Not waiting for the pick

When a pick is being set for you and you make your move before it is set, nothing good will happen. You have to be patient and wait until your teammate is able to firmly plant his feet and get set and then you cut off of the pick as tight as you can. I tell my players to actually bump shoulders with the person setting the pick because then it's very hard for the defender to get through the pick and defend you.

If you leave before the pick is set it's very easy for the defender to follow you right through the pick and it's almost as if nothing gets accomplished at all. You're simply moving around with no meaning. Many times I've watched coaches scratch their heads thinking that the offense they are running is ineffective when really the players aren't giving it any chance to succeed because they are cutting off of picks before they are set.

Getting a hand in the face not just "up"

Players are always told to "get a hand up" on defense. I think it's more appropriate to communicate to players that they need to put a hand in the face of their defender when they are attempting to shoot. Most shooters aren't all that bothered by someone standing in front of them with their hands up in the air but when a hand is right in their face, that's another story.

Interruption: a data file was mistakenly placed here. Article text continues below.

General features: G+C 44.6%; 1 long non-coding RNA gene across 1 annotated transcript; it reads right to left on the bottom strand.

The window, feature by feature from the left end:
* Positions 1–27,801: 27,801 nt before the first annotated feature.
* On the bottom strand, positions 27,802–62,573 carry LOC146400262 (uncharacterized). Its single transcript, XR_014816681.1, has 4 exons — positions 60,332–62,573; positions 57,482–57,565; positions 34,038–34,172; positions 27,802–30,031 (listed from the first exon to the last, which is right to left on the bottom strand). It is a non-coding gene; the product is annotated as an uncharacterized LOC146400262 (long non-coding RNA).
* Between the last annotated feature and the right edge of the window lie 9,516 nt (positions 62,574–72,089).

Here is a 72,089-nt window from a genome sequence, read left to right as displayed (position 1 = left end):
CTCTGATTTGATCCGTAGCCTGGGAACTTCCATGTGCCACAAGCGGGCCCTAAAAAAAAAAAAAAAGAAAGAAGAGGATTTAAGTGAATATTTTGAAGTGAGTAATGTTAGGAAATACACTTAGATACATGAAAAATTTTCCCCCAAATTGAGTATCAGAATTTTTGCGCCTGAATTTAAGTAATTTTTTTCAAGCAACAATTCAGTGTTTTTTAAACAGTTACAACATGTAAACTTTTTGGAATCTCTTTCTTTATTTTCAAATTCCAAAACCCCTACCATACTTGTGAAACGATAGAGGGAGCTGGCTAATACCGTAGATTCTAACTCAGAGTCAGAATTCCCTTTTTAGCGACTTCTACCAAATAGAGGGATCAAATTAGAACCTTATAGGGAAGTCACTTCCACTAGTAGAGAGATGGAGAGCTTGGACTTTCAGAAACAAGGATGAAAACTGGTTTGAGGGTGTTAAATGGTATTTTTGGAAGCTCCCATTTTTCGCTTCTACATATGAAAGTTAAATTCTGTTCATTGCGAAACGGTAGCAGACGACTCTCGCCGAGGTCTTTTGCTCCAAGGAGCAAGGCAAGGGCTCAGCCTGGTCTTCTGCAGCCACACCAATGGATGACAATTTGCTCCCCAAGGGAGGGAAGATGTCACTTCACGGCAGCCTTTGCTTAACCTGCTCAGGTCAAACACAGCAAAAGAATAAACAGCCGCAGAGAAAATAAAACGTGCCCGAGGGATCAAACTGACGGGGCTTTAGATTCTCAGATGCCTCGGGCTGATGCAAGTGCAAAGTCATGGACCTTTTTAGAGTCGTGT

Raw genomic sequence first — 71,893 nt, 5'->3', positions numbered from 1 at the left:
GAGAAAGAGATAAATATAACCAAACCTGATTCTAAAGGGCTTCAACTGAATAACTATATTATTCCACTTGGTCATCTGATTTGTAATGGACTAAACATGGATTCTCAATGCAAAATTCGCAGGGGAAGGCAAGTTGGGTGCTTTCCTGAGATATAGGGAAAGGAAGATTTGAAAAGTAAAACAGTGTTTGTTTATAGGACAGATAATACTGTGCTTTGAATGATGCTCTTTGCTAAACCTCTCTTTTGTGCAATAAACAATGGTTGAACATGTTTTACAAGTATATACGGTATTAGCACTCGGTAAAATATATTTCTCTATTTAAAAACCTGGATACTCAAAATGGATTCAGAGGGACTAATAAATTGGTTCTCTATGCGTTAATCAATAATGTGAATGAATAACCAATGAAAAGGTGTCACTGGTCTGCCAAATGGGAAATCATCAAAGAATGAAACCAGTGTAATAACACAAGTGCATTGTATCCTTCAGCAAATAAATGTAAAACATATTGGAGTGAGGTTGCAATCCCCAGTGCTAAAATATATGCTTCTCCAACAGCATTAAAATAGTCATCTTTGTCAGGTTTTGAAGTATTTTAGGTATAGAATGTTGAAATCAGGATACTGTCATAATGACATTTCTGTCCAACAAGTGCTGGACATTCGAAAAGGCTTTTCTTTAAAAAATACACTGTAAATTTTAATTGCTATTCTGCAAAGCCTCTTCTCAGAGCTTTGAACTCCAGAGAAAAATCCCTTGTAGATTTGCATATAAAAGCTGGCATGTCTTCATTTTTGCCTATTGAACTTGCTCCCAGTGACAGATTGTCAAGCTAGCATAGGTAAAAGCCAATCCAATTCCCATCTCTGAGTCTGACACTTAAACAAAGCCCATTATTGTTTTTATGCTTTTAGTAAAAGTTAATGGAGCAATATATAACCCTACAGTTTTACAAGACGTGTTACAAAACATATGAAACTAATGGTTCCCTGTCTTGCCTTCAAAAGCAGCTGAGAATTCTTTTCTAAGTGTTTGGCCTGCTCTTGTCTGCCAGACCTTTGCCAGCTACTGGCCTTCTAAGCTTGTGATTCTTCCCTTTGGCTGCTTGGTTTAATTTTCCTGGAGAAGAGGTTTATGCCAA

It can make all the difference in the world. Be aggressive and make an attempt to really bother the shooter (without fouling) as opposed to just going through the motions.

Pivoting

This is probably the biggest problem I see in youth basketball right now. Most kids just don't understand what it means to pivot, how to do it or what advantage it gives you on offense. The situation that is all too familiar is when a player picks up their dribble and then either falls over, travels or forces a pass when the pressure comes.

A simple pivot would have allowed them to get away from the pressure and make a good pass. Pivoting also gives post players so many options to score. If you watch some of the highest scoring post players in the NBA you'll soon notice that the best scorers have tremendous footwork.